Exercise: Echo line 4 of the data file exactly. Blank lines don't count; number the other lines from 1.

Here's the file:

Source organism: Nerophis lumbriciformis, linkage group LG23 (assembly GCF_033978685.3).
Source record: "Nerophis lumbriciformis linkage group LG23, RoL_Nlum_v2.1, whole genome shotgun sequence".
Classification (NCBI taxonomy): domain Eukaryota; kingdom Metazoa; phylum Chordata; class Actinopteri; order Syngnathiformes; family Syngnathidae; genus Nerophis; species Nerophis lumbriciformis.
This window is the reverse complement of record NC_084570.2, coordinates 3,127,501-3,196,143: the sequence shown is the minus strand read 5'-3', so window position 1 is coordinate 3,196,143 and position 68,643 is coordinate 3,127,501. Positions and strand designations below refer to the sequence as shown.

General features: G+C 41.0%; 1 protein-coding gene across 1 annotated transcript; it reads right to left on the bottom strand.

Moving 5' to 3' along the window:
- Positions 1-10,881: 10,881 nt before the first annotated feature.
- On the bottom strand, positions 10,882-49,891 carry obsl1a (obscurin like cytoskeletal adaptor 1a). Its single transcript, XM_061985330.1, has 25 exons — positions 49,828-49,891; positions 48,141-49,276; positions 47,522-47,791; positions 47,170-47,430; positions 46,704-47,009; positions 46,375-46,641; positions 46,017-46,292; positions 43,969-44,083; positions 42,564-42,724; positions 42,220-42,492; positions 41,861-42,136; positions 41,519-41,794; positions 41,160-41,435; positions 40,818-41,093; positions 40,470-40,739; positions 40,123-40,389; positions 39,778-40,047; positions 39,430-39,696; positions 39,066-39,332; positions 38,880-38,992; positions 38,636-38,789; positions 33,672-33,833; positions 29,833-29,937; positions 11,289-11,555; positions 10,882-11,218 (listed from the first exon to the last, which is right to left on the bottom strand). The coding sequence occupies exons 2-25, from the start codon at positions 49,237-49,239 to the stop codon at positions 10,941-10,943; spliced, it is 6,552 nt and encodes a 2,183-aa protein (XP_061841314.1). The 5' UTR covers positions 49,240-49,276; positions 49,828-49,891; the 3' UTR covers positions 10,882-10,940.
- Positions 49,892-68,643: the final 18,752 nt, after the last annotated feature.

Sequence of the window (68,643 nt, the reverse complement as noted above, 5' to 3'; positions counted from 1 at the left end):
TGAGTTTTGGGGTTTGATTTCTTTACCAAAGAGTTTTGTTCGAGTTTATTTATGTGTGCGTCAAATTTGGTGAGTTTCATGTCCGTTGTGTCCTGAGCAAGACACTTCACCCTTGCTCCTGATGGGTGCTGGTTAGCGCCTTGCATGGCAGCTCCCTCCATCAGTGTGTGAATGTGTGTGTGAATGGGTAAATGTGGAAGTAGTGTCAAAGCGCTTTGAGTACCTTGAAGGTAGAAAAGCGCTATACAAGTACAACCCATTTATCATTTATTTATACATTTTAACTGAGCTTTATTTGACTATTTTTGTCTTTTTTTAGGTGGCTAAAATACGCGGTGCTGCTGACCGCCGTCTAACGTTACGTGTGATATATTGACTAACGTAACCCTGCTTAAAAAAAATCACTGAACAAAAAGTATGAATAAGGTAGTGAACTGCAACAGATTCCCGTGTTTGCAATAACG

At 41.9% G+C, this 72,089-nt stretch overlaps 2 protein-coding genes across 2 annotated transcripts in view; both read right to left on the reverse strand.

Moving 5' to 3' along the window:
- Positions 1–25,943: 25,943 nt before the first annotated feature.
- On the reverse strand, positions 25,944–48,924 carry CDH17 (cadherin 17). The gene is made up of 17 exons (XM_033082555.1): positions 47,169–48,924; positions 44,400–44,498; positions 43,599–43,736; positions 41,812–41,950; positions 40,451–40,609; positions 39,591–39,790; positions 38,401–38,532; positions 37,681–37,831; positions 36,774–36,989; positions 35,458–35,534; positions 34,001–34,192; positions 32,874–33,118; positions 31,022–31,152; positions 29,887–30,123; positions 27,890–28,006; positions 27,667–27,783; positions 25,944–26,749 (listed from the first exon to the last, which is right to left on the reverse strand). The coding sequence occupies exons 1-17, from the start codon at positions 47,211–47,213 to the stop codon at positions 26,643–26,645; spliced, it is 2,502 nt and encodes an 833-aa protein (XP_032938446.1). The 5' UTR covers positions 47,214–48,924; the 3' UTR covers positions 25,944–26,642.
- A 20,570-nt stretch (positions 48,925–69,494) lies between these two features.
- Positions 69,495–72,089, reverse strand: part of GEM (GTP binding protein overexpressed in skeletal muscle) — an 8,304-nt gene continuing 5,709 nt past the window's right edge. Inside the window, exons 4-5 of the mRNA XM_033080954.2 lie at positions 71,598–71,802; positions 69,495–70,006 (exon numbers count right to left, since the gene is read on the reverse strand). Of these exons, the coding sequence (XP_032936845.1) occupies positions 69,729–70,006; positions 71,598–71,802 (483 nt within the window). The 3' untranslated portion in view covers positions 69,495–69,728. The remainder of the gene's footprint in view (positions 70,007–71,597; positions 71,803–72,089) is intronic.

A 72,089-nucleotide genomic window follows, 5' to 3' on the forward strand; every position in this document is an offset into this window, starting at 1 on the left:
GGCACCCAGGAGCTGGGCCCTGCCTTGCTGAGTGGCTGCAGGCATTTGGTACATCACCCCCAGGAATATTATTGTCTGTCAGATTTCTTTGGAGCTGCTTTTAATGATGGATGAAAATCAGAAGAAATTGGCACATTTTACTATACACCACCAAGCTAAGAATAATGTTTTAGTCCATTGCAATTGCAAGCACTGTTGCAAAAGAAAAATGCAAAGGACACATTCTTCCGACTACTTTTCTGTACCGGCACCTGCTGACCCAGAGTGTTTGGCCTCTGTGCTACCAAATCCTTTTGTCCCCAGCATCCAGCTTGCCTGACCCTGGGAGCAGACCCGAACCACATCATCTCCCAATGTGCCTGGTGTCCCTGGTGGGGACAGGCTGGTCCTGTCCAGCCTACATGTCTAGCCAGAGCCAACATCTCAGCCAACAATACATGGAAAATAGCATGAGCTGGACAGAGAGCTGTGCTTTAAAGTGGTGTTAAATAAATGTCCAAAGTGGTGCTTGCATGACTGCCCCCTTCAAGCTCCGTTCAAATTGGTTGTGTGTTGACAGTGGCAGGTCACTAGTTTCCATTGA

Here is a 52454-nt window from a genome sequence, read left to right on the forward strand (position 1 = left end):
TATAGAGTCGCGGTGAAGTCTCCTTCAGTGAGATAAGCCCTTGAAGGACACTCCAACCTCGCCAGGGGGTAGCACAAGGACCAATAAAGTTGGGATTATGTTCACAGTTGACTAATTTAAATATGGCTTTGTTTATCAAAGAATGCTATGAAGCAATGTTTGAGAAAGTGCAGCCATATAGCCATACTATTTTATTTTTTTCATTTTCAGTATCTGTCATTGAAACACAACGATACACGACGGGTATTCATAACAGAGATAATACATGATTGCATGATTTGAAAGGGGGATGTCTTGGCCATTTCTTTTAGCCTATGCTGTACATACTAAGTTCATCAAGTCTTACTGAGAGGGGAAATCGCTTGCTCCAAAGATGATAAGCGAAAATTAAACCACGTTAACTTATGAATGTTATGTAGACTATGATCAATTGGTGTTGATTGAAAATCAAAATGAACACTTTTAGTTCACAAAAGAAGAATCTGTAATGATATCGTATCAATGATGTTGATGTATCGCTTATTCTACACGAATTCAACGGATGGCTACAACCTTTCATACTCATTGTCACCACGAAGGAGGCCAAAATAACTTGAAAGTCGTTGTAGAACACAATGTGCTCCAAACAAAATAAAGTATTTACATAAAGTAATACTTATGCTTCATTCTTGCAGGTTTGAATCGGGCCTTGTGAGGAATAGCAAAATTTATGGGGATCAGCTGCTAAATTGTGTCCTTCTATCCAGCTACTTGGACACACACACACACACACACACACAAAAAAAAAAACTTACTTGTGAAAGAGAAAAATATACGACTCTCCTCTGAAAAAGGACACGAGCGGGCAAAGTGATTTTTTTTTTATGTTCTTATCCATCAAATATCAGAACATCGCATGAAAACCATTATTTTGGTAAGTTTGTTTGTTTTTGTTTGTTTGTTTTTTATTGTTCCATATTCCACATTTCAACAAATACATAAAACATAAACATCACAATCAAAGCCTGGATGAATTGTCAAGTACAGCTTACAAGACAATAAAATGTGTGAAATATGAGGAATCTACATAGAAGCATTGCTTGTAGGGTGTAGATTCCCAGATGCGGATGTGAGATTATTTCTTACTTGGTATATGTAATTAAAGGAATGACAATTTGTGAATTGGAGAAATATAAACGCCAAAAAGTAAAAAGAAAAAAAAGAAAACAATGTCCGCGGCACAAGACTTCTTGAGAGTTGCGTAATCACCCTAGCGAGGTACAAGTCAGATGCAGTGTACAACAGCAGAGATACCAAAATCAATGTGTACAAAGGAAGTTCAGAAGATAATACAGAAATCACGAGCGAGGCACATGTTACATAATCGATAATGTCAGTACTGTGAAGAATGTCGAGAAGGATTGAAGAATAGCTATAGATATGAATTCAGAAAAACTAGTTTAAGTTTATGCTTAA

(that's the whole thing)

This window is the reverse complement of record NC_084570.2, coordinates 3,127,501-3,196,143: the sequence shown is the minus strand read 5'-3', so window position 1 is coordinate 3,196,143 and position 68,643 is coordinate 3,127,501. Positions and strand designations below refer to the sequence as shown.